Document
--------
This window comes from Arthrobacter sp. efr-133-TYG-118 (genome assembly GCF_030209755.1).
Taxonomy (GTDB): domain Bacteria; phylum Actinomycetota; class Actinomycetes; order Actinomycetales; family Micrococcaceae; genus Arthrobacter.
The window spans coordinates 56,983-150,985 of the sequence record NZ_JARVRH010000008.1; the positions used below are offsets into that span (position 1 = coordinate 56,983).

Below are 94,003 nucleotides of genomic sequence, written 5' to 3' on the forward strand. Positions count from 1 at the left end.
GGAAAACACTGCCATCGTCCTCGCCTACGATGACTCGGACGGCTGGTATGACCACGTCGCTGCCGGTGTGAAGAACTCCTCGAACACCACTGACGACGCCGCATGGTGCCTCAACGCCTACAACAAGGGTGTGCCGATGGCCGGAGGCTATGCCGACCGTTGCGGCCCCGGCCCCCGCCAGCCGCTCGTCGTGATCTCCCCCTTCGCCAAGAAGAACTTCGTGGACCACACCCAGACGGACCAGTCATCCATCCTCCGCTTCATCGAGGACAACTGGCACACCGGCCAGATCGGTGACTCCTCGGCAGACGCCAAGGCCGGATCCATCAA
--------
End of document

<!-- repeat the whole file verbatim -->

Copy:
This window comes from Arthrobacter sp. efr-133-TYG-118 (genome assembly GCF_030209755.1).
Taxonomy (GTDB): domain Bacteria; phylum Actinomycetota; class Actinomycetes; order Actinomycetales; family Micrococcaceae; genus Arthrobacter.
The window spans coordinates 56,983-150,985 of the sequence record NZ_JARVRH010000008.1; the positions used below are offsets into that span (position 1 = coordinate 56,983).

Below are 94,003 nucleotides of genomic sequence, written 5' to 3' on the forward strand. Positions count from 1 at the left end.
GGAAAACACTGCCATCGTCCTCGCCTACGATGACTCGGACGGCTGGTATGACCACGTCGCTGCCGGTGTGAAGAACTCCTCGAACACCACTGACGACGCCGCATGGTGCCTCAACGCCTACAACAAGGGTGTGCCGATGGCCGGAGGCTATGCCGACCGTTGCGGCCCCGGCCCCCGCCAGCCGCTCGTCGTGATCTCCCCCTTCGCCAAGAAGAACTTCGTGGACCACACCCAGACGGACCAGTCATCCATCCTCCGCTTCATCGAGGACAACTGGCACACCGGCCAGATCGGTGACTCCTCGGCAGACGCCAAGGCCGGATCCATCAA